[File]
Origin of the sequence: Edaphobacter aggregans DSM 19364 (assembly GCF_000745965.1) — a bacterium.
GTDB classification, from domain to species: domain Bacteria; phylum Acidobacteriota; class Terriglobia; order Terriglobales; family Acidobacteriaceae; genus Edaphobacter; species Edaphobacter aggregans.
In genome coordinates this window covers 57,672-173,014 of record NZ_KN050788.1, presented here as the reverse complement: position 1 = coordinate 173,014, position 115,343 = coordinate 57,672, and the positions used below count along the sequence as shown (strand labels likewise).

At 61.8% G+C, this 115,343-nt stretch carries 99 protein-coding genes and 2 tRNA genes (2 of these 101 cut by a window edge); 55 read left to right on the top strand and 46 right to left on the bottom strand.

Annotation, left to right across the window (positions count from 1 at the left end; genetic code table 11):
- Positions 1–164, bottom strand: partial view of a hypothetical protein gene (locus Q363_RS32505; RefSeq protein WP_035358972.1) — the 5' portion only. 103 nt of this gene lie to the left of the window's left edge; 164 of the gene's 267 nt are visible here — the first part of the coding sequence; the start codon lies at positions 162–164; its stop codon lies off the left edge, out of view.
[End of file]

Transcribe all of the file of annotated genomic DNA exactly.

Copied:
Origin of the sequence: Edaphobacter aggregans DSM 19364 (assembly GCF_000745965.1) — a bacterium.
GTDB classification, from domain to species: domain Bacteria; phylum Acidobacteriota; class Terriglobia; order Terriglobales; family Acidobacteriaceae; genus Edaphobacter; species Edaphobacter aggregans.
In genome coordinates this window covers 57,672-173,014 of record NZ_KN050788.1, presented here as the reverse complement: position 1 = coordinate 173,014, position 115,343 = coordinate 57,672, and the positions used below count along the sequence as shown (strand labels likewise).

At 61.8% G+C, this 115,343-nt stretch carries 99 protein-coding genes and 2 tRNA genes (2 of these 101 cut by a window edge); 55 read left to right on the top strand and 46 right to left on the bottom strand.

Annotation, left to right across the window (positions count from 1 at the left end; genetic code table 11):
- Positions 1–164, bottom strand: partial view of a hypothetical protein gene (locus Q363_RS32505; RefSeq protein WP_035358972.1) — the 5' portion only. 103 nt of this gene lie to the left of the window's left edge; 164 of the gene's 267 nt are visible here — the first part of the coding sequence; the start codon lies at positions 162–164; its stop codon lies off the left edge, out of view.